THE world finally got a glimpse of Britain's future king this afternoon when the Duke and Duchess of Cambridge walked through the doors of the Lindo Wing of St Mary's hospital cradling their as-yet-unnamed baby boy.
Kate Middleton, wearing a pale blue dress, cradled her new baby as the white blanket in which it was swaddled was lit up by hundreds of flashlight. "He's a big boy and he's got a good set of lungs that's for sure," Prince William said. Asked if he and his wife had chosen a name for the third in line to the throne, Prince William laughed and said, "we're still working on a name".
The Duchess passed her baby to his father as the royal couple walked to the black Range Rover that took them to Kensington Palace where they will spend the next few weeks.
Earlier today, the baby had been visited by Middleton's parents, Michael and Carole, who described their grandson as "absolutely beautiful". The Middletons were followed into the Lindo Wing by the Prince of Wales and the Duchess of Cornwall. As she emerged, the Duchess described the birth as "wonderful news" and an "uplifting moment for the country".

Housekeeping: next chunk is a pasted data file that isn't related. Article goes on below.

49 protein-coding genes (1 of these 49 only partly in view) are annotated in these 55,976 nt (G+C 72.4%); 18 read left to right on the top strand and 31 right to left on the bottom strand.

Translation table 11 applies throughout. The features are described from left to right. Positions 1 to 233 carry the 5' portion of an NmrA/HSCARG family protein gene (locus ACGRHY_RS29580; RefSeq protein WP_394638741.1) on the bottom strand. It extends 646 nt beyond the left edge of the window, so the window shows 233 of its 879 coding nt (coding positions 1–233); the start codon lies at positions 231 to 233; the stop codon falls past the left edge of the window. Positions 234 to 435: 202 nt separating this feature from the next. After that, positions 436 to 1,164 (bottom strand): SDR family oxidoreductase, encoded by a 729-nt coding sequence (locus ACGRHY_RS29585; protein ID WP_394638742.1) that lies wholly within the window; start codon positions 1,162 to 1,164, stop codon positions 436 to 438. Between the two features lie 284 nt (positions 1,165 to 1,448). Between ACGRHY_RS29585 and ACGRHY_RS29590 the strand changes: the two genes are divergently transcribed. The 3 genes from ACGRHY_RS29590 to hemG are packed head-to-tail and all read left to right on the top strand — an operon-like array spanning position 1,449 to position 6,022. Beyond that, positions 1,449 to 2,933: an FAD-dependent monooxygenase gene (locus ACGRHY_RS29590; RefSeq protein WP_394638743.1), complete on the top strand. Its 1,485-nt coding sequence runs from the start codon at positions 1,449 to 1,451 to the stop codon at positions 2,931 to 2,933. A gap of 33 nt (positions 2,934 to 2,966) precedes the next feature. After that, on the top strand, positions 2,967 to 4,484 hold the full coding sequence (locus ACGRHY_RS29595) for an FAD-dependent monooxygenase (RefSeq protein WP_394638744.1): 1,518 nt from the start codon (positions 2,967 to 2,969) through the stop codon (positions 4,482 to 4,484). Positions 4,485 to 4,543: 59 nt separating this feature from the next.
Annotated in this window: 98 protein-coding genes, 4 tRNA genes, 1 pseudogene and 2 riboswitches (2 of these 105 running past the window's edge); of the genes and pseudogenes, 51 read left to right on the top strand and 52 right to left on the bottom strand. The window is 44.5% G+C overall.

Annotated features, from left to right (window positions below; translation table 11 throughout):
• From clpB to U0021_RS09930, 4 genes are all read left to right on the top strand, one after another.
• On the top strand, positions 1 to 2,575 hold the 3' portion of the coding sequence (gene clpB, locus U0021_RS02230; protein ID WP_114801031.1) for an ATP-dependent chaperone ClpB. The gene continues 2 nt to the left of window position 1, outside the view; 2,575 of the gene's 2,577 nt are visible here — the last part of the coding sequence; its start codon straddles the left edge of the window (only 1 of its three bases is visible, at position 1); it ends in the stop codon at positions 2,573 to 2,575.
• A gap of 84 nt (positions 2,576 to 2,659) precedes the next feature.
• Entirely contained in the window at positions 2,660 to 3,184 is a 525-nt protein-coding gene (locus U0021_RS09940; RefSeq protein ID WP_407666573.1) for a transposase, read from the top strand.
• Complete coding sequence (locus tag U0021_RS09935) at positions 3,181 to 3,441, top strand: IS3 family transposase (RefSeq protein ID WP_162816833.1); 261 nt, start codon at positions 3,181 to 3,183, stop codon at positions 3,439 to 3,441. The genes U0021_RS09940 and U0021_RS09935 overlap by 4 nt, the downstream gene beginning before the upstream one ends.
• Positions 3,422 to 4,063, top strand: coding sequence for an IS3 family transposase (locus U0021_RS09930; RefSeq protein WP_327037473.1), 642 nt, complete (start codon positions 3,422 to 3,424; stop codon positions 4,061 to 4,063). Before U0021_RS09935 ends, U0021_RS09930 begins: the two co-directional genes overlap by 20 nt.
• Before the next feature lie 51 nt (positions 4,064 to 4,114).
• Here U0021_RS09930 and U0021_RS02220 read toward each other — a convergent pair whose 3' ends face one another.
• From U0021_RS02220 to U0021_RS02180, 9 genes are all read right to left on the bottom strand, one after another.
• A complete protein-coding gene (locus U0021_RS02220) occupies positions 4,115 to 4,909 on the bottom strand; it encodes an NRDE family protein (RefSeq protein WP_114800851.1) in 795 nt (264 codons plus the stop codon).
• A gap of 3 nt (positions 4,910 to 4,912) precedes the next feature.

The royal birth was marked in London today by a 41-gun salute. The blanks were fired by the King's Troop Royal Horse Artillery and the Honourable Artillery Company at 2pm in Green Park, adjacent to Buckingham Palace.
There was more clamour in the capital after the bells of Westminster Abbey rang for three hours this afternoon. Three of the team of ten ringers carried out the same duty when the Duke was born in 1982.
Messages of congratulation are still flooding in for the Duke and Duchess of Cambridge. But while world leaders and celebrities have been sending their best wishes to the couple, the British press has gone into something close to meltdown.
The Sun even changed its name to honour the new arrival, rebranding for one day only as The Son. The Daily Mail devoted 20 pages to the birth, and The Times put out a souvenir edition, featuring a wraparound image of William and Kate with the first 12 pages dedicated to news of the royal baby.
Even The Guardian, which had been offering a royal-free front page on its website, led with the headline: "A birth, a boy, a prince, a king". Only the steadfastly non-royalist Independent leads on other news, reporting on David Cameron's crusade against pornography.
But even Cameron seemed more concerned with the royal baby. He emerged from Downing Street last night to rejoice at the "wonderful news".
"It is an important moment in the life of our nation, but I suppose above all it is an important moment for a warm and loving couple who have got a brand new baby boy," he added.